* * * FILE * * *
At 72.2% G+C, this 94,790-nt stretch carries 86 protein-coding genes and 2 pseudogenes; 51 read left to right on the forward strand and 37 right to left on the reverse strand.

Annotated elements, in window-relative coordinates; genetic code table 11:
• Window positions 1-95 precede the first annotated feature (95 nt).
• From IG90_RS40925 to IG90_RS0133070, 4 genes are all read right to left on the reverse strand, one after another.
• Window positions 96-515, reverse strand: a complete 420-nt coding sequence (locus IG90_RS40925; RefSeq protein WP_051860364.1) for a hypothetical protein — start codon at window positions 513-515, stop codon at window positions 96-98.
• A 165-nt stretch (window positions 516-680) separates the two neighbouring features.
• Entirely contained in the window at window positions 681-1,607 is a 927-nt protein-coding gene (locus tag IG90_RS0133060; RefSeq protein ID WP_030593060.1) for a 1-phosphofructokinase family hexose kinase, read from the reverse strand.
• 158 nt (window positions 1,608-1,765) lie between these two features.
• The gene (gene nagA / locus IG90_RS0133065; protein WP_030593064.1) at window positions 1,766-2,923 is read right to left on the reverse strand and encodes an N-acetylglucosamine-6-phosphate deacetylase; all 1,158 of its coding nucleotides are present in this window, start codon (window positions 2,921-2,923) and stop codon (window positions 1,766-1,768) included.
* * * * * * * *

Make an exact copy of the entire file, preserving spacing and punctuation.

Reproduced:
At 72.2% G+C, this 94,790-nt stretch carries 86 protein-coding genes and 2 pseudogenes; 51 read left to right on the forward strand and 37 right to left on the reverse strand.

Annotated elements, in window-relative coordinates; genetic code table 11:
• Window positions 1-95 precede the first annotated feature (95 nt).
• From IG90_RS40925 to IG90_RS0133070, 4 genes are all read right to left on the reverse strand, one after another.
• Window positions 96-515, reverse strand: a complete 420-nt coding sequence (locus IG90_RS40925; RefSeq protein WP_051860364.1) for a hypothetical protein — start codon at window positions 513-515, stop codon at window positions 96-98.
• A 165-nt stretch (window positions 516-680) separates the two neighbouring features.
• Entirely contained in the window at window positions 681-1,607 is a 927-nt protein-coding gene (locus tag IG90_RS0133060; RefSeq protein ID WP_030593060.1) for a 1-phosphofructokinase family hexose kinase, read from the reverse strand.
• 158 nt (window positions 1,608-1,765) lie between these two features.
• The gene (gene nagA / locus IG90_RS0133065; protein WP_030593064.1) at window positions 1,766-2,923 is read right to left on the reverse strand and encodes an N-acetylglucosamine-6-phosphate deacetylase; all 1,158 of its coding nucleotides are present in this window, start codon (window positions 2,921-2,923) and stop codon (window positions 1,766-1,768) included.